Tuesday, December 2, 2008

30 days to Being a Better Blogger

I have been reading Discovery Educator Steve Dembo's "Teach42" blog for the past year and following his updates on Twitter. He is a former kindergarten teacher turned "passionate" education technology advocate and I consider him to be part of my "personal learning network!" Last month, he set out on an ambitious project titled "30 Days to Being a Better Blogger".

The idea originated last year with Darren Rouse at Problogger.com, but was not necessarily focused on educational blogging. Dembo's project was geared for educators, and I am going through the steps on this blog to show it's potential. He has added a wiki page here, and encourages educators to sign up for the challenge. While the idea was to do everything in November, the site will remain up and can be done at any time.

I have gone through the list of 30 tips (You'll note many changes have occured on this site!) and have included below some that I think would be good to share with students as blogging assignments. The links will take you to Steve's site where you can view more details about the task.

  • Day 3: Write a thank you note Students could write a note to a teacher or classmate, whose post or comment they appreciated.
  • Day 4: Own your CContent This is a great opportunity to talk to kids about copyright and fair use. What if someone took their intellectual property and used it for commercial purposes? This task has them add a Creative Commons License to their blog.

  • Day 5: Globalize Your Blog In this task, students add a Clustermaps widget to their blog to track where visitors are coming from. As you can see by the one in the upper right hand corner, this site has seen traffic from China, UK, Australia, India, Canada and several locations in the US since I posted it last month.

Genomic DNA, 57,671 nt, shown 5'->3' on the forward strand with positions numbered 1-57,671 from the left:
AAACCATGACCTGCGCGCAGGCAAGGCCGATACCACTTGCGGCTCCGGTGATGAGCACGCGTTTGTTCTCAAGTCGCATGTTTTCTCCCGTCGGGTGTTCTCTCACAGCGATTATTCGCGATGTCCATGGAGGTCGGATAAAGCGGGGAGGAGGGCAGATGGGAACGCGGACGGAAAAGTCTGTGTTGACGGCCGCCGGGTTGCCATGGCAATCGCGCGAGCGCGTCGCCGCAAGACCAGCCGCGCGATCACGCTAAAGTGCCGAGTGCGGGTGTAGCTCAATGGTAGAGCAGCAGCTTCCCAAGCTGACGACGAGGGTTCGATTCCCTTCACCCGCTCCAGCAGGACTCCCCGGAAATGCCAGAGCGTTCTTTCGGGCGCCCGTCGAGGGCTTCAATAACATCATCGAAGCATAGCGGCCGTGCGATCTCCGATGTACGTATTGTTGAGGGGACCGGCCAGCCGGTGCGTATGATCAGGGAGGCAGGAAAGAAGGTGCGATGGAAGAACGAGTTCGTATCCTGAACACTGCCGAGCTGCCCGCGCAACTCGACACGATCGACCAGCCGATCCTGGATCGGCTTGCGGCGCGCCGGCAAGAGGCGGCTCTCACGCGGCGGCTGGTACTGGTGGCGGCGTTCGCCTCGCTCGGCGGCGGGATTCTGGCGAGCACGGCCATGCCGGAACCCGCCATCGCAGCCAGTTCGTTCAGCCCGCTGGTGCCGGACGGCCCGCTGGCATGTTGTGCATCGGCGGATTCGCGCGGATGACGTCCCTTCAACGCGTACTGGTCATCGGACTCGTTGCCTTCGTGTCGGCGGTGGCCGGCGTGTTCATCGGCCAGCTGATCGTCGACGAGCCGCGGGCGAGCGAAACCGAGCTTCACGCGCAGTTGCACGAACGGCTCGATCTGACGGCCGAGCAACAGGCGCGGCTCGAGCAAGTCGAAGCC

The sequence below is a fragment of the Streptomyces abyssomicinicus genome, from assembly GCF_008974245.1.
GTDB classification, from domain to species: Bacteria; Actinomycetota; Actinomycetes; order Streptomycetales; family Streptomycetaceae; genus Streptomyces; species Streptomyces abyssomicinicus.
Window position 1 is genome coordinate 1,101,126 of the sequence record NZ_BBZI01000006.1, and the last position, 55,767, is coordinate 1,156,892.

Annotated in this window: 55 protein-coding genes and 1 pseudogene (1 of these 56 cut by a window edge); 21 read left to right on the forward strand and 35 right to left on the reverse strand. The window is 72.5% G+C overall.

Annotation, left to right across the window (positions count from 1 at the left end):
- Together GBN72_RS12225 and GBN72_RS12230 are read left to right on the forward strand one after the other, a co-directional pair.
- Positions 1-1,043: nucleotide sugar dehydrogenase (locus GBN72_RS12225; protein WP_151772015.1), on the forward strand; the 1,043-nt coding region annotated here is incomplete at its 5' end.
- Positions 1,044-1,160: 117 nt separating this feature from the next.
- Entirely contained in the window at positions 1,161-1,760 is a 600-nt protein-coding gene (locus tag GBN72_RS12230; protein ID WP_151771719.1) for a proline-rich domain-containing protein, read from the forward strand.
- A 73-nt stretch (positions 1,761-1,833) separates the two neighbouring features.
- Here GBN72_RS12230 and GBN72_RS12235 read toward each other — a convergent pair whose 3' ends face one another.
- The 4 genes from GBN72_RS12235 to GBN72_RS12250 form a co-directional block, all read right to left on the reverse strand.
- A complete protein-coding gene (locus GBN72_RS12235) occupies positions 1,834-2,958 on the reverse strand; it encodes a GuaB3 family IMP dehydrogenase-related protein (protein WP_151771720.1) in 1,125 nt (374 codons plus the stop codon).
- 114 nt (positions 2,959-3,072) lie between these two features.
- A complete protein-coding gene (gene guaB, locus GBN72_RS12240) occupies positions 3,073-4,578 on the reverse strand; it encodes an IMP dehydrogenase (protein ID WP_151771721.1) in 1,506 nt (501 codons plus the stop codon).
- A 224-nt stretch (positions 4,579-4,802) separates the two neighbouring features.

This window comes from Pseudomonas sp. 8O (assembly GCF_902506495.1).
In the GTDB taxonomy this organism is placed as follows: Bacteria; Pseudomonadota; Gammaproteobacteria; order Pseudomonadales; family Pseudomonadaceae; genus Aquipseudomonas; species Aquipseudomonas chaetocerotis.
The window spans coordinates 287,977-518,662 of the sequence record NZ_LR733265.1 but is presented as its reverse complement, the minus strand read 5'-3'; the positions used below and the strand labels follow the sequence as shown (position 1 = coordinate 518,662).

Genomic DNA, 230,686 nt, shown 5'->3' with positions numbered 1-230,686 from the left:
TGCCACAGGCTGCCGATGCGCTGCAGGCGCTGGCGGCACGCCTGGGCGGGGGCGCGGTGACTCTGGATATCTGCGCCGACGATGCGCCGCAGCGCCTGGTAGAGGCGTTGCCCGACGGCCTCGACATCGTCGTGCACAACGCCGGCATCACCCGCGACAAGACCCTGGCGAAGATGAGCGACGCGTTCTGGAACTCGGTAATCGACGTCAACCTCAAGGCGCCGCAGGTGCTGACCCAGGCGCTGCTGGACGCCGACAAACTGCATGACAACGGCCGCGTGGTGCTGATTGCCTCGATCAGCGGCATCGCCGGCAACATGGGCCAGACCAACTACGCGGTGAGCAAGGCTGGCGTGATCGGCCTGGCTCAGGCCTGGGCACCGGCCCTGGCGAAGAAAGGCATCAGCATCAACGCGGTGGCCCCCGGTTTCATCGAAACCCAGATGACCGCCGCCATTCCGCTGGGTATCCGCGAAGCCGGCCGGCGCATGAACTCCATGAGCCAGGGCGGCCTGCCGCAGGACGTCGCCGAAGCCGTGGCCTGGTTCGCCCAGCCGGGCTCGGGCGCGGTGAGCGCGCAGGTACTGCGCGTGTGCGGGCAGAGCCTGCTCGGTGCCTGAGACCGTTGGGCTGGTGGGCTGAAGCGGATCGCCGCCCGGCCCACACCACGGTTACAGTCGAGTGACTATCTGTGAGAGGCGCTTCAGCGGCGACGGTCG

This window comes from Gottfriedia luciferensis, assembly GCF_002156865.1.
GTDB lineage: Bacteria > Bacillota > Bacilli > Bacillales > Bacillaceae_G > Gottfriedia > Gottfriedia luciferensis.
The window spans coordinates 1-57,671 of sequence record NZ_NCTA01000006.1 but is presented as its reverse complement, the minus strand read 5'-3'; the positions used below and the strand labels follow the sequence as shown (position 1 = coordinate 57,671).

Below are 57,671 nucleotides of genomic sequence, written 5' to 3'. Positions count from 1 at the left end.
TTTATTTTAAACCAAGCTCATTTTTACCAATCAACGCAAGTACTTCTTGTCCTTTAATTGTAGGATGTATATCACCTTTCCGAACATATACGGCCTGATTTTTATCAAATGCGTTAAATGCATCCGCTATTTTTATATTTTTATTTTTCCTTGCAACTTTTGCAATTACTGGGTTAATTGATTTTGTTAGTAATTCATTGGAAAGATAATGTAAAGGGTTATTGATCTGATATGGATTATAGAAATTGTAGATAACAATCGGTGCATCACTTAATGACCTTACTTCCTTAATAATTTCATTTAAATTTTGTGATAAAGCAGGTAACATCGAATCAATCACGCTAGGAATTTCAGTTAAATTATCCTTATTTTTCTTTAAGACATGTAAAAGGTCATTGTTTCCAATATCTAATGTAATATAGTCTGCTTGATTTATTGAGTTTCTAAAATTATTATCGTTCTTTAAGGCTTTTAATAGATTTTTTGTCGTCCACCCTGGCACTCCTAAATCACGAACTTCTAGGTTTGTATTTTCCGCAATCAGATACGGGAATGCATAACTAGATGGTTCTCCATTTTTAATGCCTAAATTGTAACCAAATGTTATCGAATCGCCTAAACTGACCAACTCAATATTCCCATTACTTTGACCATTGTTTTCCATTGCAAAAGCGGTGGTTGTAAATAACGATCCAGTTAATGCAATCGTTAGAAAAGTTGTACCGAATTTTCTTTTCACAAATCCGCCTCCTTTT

• Day 8: Comment unto others Dembo remarks here that "sometimes the best way to improve your own blogging is to read and comment on others." This gives an opportunity for students to reflect on others writing, and thereby improve their own. As another member of my PLN, Dean Shareski says, "You have 2 ears and 1 mouth. This should apply with blogging as well." On a personal note, since starting this post yesterday, I've made at least 4 comments on other blogs I've read in preparation!

  • Day 19: Who do you love… and why? This might be a nice activity for your students to explore other's blogs and share what they like about them. It would give them practice linking to other sites and seeing what others are writing, what voice their writing in, and ideas on how they can make their own site better.

  • Day 25: Add a quick 1000 words to your posts This post explores adding images to your blog. Steve gives great examples of how to incorporate screenshots, logos, mashups and photos (Not by using Google Image search!)

  • Day 26: Tag, you’re it. Learn how to incorporate tags on your posts. Last year, by tagging I made a connection with Clay Burell, at the time an educator at an American School in Seoul, South Korea. Clay is one of the best bloggers/writers around, and I may not have made the connection were it not for a tag.

  • Day 28: Link It Up One of the ways that blogging is different from traditional writing is the ability to add links to the text you are writing about. If you refer to a news story, blog, or Web site, LINK TO IT!! This would be a good way for students to make their site more conversational and interactive.

I hope this gives you some ideas for working with students on their blogging. Next Tuesday, I'll be presenting at the 2008 TIES Technology Conference on "The Blogging Cycle". I'll be updating the conference wiki with resources (Including this one) in the coming days. If you give these a try, be sure to let me know how it went!!

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